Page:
As five days of intense balloting for hundreds of government seats across 16,000 polling centers came to a close today in Sudan, simmering tensions, a reminder of the tremendous potential for violence that still remains, began to emerge in the largely peaceful exercise.
Violence broke out in the westernmost corner of South Sudan, where soldiers in the South Sudanese army, or SPLA, shot and killed nine individuals, five of whom were officials of the ruling party, the NCP. The motivations for the killings are unclear—the SPLA claims it was an act of personal vengeance—but the timing of the act, as voters were going to the polling stations to vote between the two political rivals, should not be overlooked.
On the fourth day of polls, an armed group attacked three voting centers in oil-rich Southern Kordofan state, the site of long-standing tensions between southern army soldiers and nomadic communities. A spokesman for the group said in an interview to Radio Miraya that the group did not recognize the elections because there is still ongoing conflict in both Darfur and South Kordofan.
Fighting also broke out at a polling center in Northern Bahr el Ghazal, in South Sudan. According to an undisclosed source, SPLA soldiers clashed with locals at a voting station and nine independent candidates were arrested. On the same day, an SPLM candidate reportedly interfered with the ballot boxes.
Harassment and physical abuse were also widely reported. The African Centre for Peace and Justice Studies reported several incidents, including one in a northern Sudanese state, where an independent contender was beaten by an NCP candidate and later stabbed by unidentified men. On Thursday, 19 Sudanese observers were forcibly removed from three polling centers in Juba and taken to a police station where they were detained.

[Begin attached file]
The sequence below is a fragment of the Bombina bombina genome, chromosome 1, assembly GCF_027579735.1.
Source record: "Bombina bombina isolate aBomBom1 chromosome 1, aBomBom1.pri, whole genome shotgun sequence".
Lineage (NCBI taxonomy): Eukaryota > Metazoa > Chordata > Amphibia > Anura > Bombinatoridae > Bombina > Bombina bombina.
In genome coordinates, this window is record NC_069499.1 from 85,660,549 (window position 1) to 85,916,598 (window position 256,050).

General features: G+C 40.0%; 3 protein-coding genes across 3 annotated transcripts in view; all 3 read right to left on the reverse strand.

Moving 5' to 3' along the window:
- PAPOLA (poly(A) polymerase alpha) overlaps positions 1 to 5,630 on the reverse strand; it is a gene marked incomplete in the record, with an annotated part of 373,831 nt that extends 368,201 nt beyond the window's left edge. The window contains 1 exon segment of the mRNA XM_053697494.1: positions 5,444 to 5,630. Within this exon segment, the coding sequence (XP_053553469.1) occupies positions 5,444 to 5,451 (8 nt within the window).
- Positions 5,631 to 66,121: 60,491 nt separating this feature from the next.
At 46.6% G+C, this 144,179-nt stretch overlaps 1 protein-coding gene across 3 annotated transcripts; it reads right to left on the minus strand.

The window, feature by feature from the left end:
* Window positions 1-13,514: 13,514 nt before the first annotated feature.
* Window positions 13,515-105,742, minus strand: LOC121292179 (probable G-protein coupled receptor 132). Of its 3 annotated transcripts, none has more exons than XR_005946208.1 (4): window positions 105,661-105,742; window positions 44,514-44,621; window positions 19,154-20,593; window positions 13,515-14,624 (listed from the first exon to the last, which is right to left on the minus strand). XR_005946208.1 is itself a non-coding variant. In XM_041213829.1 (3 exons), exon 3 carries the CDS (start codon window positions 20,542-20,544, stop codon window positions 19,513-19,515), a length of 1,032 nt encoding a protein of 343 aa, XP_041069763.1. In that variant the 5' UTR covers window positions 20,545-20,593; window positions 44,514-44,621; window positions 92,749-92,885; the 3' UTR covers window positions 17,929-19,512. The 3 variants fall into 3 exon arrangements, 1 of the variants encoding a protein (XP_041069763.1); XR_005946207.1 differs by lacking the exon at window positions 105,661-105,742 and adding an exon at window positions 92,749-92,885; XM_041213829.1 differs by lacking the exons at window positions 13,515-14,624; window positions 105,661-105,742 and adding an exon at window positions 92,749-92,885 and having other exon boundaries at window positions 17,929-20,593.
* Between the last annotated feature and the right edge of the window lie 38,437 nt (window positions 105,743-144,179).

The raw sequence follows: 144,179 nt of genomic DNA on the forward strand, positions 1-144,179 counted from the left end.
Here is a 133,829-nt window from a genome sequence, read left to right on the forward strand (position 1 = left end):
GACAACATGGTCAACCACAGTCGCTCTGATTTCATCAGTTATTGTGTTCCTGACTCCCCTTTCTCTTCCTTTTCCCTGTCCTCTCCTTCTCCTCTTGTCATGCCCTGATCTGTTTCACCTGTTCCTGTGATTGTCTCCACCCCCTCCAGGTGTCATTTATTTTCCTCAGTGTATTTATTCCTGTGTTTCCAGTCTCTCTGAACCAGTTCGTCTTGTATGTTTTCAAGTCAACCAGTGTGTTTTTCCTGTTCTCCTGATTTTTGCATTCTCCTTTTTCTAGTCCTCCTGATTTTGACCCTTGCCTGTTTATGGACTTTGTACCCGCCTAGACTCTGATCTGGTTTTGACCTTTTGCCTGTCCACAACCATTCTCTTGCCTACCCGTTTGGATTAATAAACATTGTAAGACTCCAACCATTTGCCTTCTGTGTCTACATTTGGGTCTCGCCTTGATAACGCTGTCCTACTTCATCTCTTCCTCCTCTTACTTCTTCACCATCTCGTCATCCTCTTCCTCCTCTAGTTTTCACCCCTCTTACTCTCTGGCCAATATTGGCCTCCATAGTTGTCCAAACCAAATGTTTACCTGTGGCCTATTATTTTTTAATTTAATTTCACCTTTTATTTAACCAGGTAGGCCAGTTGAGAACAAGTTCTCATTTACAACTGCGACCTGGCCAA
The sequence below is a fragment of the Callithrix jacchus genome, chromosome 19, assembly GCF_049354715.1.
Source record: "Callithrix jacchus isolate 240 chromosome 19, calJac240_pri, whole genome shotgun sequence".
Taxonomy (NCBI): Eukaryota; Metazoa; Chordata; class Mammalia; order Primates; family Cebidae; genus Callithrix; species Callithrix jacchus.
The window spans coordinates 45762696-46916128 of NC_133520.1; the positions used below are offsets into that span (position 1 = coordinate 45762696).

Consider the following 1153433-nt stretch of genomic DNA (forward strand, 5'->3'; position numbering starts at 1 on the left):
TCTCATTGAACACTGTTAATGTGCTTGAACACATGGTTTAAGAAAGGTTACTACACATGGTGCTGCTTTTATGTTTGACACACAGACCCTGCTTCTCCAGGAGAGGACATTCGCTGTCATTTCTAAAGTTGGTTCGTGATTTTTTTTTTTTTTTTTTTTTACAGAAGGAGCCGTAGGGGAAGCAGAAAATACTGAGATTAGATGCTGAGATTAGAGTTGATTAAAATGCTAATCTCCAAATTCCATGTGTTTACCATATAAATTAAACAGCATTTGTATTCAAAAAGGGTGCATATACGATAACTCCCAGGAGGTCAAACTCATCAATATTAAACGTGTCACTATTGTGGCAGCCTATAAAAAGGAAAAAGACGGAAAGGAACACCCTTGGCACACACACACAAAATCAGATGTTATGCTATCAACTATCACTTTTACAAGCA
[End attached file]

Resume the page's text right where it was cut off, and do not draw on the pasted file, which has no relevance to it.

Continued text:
Other disturbing reports that hint at the political manipulations of the exercise include the cancellation of elections in 17 national constituencies and 16 regional ones, an NCP extortion scheme in Darfur and other isolated instances of ballot manipulation. Towards the end of the voting period, the ruling NCP proclaimed its intention to include all opposition parties in the new government—no doubt in an attempt to appear democratic as it continued to offer power-sharing arrangements outside of democratic institutions. The ruling party’s quiet manipulations and co-optation of rivals may end up preserving a resentful peace—or, it may only anger those Sudanese who had expectations of change and bring even more violence.
The potential for conflict does not end with the elections. In the post-elections period, with counting set to begin on Friday and official results announced next Tuesday, one major source of violence that international observers should keep an eye on is the governor’s race in Unity State, South Sudan. The tensions at play in this local race, pitting incumbent Taban Deng against Angelina Teny, are representative of the disconcerting high-level divisions within the SPLM party as a whole. Deng, supported by South Sudanese president Salva Kiir is challenged by Teny, wife of Vice President Riek Machar. With each major player in control of various parts of the military and police, not to mention personal bodyguards, Unity State is rife with the possibility for violence.
As the electoral process goes forward, the international community must move past its single-minded focus on the technicalities of the ballot to the larger implications that post-election hostilities and electoral results may have on peace in the country. With so many pre-existing national and local tensions in place, the potential for violence still looms large—and with the way that the elections have gone, perhaps even larger.
Editor’s Note: The original post stated that elections in "20 constituencies" were canceled. This was corrected to read "17 national constituencies and 16 regional ones."